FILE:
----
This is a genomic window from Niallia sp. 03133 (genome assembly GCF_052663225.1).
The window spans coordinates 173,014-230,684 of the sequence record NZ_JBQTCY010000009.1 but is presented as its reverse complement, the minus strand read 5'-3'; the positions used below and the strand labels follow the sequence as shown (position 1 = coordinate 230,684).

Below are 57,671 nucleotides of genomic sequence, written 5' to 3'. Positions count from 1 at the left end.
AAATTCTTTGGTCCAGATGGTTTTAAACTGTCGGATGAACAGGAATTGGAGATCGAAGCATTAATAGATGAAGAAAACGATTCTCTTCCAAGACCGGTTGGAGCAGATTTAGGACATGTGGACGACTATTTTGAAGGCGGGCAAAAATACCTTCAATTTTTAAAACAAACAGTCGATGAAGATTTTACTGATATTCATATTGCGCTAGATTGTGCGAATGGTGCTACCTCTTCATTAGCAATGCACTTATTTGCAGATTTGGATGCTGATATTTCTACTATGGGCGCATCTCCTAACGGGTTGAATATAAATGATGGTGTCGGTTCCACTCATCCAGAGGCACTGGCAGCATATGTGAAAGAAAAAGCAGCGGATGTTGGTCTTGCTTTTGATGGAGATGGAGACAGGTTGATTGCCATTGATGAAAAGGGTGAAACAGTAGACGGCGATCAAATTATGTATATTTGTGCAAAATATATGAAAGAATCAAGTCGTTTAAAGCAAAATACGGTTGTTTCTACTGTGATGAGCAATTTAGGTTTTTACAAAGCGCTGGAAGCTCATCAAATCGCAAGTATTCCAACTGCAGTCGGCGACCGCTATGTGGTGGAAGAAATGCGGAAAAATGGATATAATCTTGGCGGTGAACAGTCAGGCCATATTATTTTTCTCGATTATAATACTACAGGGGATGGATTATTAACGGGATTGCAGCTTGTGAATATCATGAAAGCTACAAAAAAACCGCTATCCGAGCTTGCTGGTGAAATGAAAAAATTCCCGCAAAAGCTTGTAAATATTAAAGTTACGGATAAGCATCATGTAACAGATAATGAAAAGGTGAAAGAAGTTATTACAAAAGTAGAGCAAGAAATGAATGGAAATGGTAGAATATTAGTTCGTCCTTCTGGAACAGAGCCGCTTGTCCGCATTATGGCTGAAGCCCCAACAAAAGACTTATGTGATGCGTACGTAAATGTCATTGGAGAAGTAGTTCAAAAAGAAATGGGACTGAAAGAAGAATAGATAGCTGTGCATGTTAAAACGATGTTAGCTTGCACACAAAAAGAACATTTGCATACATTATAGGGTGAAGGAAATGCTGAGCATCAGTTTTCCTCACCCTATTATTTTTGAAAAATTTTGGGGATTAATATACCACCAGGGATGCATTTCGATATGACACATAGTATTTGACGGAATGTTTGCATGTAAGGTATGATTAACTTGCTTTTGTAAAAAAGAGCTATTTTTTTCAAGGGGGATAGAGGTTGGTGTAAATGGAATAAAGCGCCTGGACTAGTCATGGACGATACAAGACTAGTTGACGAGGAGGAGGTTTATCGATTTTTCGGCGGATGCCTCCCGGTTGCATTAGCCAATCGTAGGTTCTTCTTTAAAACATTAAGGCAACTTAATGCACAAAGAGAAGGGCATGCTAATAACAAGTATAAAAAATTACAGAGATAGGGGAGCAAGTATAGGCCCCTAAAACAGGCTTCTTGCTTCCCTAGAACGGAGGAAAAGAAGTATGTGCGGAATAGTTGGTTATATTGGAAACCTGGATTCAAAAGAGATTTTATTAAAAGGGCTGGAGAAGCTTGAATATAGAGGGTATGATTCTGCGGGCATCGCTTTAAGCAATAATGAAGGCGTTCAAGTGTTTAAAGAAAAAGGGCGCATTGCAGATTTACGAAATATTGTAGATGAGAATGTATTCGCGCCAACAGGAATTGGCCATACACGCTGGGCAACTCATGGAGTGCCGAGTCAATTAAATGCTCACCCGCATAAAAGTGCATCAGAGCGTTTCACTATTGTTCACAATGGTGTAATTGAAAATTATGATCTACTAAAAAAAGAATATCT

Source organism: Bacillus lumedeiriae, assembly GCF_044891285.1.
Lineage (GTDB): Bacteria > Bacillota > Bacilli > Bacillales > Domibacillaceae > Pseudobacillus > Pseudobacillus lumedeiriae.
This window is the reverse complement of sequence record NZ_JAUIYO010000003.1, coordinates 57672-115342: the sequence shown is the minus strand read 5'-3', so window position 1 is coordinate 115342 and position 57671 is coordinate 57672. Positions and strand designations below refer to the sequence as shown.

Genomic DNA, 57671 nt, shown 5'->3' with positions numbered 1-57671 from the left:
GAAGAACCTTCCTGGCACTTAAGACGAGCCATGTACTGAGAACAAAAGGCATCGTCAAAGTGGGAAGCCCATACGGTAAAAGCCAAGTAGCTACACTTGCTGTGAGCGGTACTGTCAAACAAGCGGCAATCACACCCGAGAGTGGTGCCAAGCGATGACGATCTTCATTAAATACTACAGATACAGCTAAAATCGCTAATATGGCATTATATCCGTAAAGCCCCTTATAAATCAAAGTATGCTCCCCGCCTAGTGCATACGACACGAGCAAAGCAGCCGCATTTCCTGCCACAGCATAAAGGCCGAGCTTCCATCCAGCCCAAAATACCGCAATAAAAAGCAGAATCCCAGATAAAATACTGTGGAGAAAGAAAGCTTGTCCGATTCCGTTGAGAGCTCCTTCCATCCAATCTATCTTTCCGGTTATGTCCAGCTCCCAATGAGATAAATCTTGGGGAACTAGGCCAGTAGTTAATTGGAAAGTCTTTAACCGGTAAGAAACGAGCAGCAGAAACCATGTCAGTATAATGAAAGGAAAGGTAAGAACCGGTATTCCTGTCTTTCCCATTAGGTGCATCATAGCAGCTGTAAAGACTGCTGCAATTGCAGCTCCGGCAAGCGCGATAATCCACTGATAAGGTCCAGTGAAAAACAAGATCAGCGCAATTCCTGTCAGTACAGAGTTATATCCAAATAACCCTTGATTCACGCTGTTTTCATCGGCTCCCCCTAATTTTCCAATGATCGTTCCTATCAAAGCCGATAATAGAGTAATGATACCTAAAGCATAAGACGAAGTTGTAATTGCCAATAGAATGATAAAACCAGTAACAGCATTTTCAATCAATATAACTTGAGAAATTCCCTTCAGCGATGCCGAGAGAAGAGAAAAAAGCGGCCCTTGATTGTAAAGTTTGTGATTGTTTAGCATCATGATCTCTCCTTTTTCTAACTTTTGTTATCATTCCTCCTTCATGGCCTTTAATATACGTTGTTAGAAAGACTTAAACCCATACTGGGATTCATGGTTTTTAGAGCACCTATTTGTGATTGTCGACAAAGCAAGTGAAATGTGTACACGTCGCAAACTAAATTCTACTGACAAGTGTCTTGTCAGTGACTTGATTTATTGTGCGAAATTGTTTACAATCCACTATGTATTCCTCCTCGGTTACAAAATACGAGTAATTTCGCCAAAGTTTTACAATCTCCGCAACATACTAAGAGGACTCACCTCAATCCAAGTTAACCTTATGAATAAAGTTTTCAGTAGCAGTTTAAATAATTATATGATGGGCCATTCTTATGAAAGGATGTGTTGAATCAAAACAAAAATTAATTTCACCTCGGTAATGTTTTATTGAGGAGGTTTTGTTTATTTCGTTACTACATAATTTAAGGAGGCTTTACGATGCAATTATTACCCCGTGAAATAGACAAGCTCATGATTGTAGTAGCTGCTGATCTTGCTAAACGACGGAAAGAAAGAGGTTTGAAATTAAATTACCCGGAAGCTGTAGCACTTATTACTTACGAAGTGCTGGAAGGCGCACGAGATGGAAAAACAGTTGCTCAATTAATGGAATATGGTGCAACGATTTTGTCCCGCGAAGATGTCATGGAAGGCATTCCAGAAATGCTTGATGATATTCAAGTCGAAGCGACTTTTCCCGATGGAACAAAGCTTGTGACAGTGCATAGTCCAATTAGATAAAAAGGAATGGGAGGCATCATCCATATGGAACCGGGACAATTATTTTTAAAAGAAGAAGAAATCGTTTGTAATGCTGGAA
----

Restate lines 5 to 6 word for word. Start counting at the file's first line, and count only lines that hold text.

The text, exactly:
Source organism: Bacillus lumedeiriae, assembly GCF_044891285.1.
Lineage (GTDB): Bacteria > Bacillota > Bacilli > Bacillales > Domibacillaceae > Pseudobacillus > Pseudobacillus lumedeiriae.